Case Study Review: Mastercard International

The IT managers responsible for selling the data warehouse concept to upper management say that it would be much harder to make the case in today’s climate of shrinking IT budgets because most organizations are trying to cut costs rather than launch new initiatives. Discuss the approach that the IT shop would need to take in presenting a business case for a data warehouse with application tools such as that of MasterCard International.

The IT managers should take a three-step approach to help management understand that the benefits provided by the data warehouse with application tools outweigh the costs of development and implementation. First, management must recognize that its “customers” are banks, whose reputations rely upon security and reliability. The LAN-based data warehouse provides an excellent reliability platform as the system of data warehouse servers interacts with subsystems that establish transactionally, proprietary, and authentication servers. This initiative supports the customers’ need for reliability. Secondly, the IT presenter should point out the scalable or expandable nature of the system. MasterCard management is looking to increase market share, but if it retains archaic or inefficient systems, e.g., a single server or overlapping databases, there will come a point where MasterCard cannot continue its growth without major infrastructure changes. The scalability of the LAN-based data warehouse, once implemented, will foster growth in market share without risking downtime or data integrity vulnerabilities. Thirdly, the IT department should point out the potential marketing focus and client acquisition provided by enterprise systems that are under development. The business support network of reports, which the banks require to develop their own strategic initiatives, is not static. The current software solutions being offered are expandable and the infrastructure hardware will continue to support development; thus, innovation and proactive customer solutions will be developed and implemented. Considering the reward offered by reliability, scalability, and innovation, management should easily come to the obvious conclusion that spending IT infrastructure dollars now will provide very high ROI in the future.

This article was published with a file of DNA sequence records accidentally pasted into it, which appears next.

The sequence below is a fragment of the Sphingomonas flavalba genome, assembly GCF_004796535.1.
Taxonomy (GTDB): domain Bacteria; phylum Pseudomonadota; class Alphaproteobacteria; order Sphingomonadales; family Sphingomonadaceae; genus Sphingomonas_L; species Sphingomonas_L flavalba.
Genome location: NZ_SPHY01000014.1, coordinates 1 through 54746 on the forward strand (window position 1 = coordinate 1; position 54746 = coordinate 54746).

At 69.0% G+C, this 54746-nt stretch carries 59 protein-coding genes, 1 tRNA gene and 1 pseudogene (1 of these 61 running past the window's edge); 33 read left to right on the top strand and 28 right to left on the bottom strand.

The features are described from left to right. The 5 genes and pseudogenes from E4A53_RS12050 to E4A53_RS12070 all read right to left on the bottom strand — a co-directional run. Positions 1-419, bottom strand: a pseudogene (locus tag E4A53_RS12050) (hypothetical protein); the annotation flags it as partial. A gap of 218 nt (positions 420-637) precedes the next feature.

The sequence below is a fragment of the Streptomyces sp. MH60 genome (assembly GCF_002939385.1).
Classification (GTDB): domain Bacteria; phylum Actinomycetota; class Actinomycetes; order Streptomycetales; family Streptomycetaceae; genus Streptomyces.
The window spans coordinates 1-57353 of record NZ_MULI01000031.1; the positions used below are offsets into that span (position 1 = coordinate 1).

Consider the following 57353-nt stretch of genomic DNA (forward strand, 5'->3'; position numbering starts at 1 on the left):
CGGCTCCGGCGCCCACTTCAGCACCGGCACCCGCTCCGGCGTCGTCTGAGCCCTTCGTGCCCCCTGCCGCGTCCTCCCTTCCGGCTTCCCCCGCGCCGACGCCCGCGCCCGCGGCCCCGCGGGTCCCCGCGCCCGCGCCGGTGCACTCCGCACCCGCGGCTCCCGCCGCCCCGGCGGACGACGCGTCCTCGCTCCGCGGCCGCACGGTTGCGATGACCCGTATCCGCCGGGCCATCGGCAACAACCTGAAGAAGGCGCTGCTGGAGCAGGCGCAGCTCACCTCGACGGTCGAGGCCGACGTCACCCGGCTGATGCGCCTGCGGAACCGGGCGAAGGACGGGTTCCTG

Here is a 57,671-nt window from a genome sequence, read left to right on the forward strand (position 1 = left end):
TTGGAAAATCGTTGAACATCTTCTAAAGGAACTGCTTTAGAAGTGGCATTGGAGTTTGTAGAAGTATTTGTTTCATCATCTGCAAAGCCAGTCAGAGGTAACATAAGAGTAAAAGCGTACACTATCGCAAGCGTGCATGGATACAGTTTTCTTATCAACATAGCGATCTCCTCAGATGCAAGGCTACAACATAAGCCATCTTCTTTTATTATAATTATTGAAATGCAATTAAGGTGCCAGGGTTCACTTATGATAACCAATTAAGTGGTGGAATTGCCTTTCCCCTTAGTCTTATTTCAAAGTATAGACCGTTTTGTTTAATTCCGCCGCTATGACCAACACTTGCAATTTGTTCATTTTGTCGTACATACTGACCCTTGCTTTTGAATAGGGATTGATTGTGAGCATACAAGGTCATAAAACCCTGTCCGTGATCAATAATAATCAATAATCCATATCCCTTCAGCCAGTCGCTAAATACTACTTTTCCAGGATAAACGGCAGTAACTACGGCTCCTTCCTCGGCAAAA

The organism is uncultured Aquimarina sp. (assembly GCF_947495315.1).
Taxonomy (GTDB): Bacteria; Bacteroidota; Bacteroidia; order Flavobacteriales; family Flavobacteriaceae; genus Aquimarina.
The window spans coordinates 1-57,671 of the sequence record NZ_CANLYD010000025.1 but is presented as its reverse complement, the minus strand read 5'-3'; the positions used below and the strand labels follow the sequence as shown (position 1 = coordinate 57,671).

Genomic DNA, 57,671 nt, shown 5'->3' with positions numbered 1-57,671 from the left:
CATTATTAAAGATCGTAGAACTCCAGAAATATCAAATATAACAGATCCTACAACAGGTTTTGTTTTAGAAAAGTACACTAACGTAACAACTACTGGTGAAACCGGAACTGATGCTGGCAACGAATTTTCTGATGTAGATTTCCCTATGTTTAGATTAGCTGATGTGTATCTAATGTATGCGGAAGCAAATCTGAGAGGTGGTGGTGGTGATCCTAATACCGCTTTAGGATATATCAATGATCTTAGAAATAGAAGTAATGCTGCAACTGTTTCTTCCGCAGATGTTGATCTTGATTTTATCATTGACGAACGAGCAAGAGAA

MasterCard makes its tools available to all of its member banks. [STEI02b] states that these tools are more likely to be attractive to state and regional banks. Big national and international banks are likely to have developed and use their analytical tools. Discuss the implications of this in terms of the marketing of MasterCard’s IT services. Include in your discussion a consideration of what MasterCard can offer the big banks.

This scenario requires a two-pronged approach to marketing. First, state and regional banks will be able to take advantage of superior technology and enterprise analytical solutions that far exceed any one bank’s current resources. Thus, state and regional banks can be offered “big bank” solutions for their customers while they serve to promote MasterCard within their service space; a win-win proposition. Second, large national and international banks may have their own analytical tools, but that does not imply superiority of analysis. By developing more sophisticated enterprise analytics and forecasting programs, MasterCard can become a significant strategic partner with larger banks as a result of both its integrated data servicing architecture as well as its innovation in data analysis. One example of this would be an expansion of the regional bank model which uses component architecture and localized analytics into an international model that does essentially the same thing but on a larger scale. Again, by solving capacity issues in its LAN-based data warehouse, MasterCard is in a position to confirm its service offerings to the needs of each category of user. Large or small, the banks get what they need from MasterCard.

Suggest applications or tools that MasterCard could provide that would be attractive to member banks.

There are three application tools that immediately come to mind that could propel MasterCard into the forefront of enterprise solutions for bank customers. First, the IT department should task its programmers with developing an easy-to-use demographic trend analysis and tracking package. The ideal GUI would allow any authorized bank user to immediately obtain data basics; the who, what, why, when, and where of transactional data. This would enhance the bank’s understanding of its customers’ spending patterns, the identification of macro business cycles, and the anticipation of consumer trends so that the bank could be a first mover in the market. Second, developers should bring a “what if” scenario projection capability to the software bundle in the large bank enterprise package. While more difficult to program, this would allow senior managers of the larger banks to pose questions regarding macro-and micro-economic conditions, spot entry points for new or refined products within the consumer preference trends, as well as use various internal scenarios to gauge possible market reactions. Finally, MasterCard should work to develop a top-of-the-line help desk/customer service platform. This will allow state and regional banks to make the most of their strategic relationship with MasterCard, and demonstrate the company’s commitment to customer service to larger institutions.


Stallings, W. (2005). Business Data Communications (5th edition). Upper Saddle River, NJ: Pearson Prentice

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